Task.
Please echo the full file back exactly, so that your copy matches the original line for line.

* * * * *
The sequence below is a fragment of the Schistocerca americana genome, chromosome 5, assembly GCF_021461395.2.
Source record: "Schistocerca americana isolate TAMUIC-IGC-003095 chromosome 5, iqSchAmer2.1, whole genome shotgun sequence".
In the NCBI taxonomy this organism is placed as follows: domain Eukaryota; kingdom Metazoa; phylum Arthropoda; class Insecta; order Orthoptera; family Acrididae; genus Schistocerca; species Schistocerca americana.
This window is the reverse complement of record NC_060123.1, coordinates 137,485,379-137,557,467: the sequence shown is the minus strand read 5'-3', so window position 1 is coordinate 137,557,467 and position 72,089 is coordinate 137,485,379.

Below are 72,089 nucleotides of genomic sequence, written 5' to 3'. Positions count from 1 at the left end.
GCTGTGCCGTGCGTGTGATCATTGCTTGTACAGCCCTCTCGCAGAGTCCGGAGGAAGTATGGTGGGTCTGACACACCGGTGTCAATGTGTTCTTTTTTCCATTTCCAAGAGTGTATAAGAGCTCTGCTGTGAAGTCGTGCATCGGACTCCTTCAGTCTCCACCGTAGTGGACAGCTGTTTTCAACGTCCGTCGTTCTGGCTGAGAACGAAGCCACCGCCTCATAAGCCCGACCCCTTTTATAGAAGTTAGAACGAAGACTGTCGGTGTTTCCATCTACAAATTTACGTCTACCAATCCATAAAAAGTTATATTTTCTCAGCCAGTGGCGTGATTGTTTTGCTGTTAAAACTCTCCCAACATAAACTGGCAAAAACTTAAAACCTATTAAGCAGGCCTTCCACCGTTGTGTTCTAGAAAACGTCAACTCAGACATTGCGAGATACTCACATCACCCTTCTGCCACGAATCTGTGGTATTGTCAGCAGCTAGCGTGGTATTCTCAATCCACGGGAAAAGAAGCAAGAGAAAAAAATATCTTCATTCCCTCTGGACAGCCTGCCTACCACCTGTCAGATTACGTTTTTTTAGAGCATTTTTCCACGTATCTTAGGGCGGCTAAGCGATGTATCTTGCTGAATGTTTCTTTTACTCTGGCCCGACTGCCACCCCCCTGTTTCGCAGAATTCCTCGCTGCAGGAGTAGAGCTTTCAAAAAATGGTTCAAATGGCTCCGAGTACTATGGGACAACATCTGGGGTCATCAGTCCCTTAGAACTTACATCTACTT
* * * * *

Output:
The sequence below is a fragment of the Schistocerca americana genome, chromosome 5, assembly GCF_021461395.2.
Source record: "Schistocerca americana isolate TAMUIC-IGC-003095 chromosome 5, iqSchAmer2.1, whole genome shotgun sequence".
In the NCBI taxonomy this organism is placed as follows: domain Eukaryota; kingdom Metazoa; phylum Arthropoda; class Insecta; order Orthoptera; family Acrididae; genus Schistocerca; species Schistocerca americana.
This window is the reverse complement of record NC_060123.1, coordinates 137,485,379-137,557,467: the sequence shown is the minus strand read 5'-3', so window position 1 is coordinate 137,557,467 and position 72,089 is coordinate 137,485,379.

Below are 72,089 nucleotides of genomic sequence, written 5' to 3'. Positions count from 1 at the left end.
GCTGTGCCGTGCGTGTGATCATTGCTTGTACAGCCCTCTCGCAGAGTCCGGAGGAAGTATGGTGGGTCTGACACACCGGTGTCAATGTGTTCTTTTTTCCATTTCCAAGAGTGTATAAGAGCTCTGCTGTGAAGTCGTGCATCGGACTCCTTCAGTCTCCACCGTAGTGGACAGCTGTTTTCAACGTCCGTCGTTCTGGCTGAGAACGAAGCCACCGCCTCATAAGCCCGACCCCTTTTATAGAAGTTAGAACGAAGACTGTCGGTGTTTCCATCTACAAATTTACGTCTACCAATCCATAAAAAGTTATATTTTCTCAGCCAGTGGCGTGATTGTTTTGCTGTTAAAACTCTCCCAACATAAACTGGCAAAAACTTAAAACCTATTAAGCAGGCCTTCCACCGTTGTGTTCTAGAAAACGTCAACTCAGACATTGCGAGATACTCACATCACCCTTCTGCCACGAATCTGTGGTATTGTCAGCAGCTAGCGTGGTATTCTCAATCCACGGGAAAAGAAGCAAGAGAAAAAAATATCTTCATTCCCTCTGGACAGCCTGCCTACCACCTGTCAGATTACGTTTTTTTAGAGCATTTTTCCACGTATCTTAGGGCGGCTAAGCGATGTATCTTGCTGAATGTTTCTTTTACTCTGGCCCGACTGCCACCCCCCTGTTTCGCAGAATTCCTCGCTGCAGGAGTAGAGCTTTCAAAAAATGGTTCAAATGGCTCCGAGTACTATGGGACAACATCTGGGGTCATCAGTCCCTTAGAACTTACATCTACTT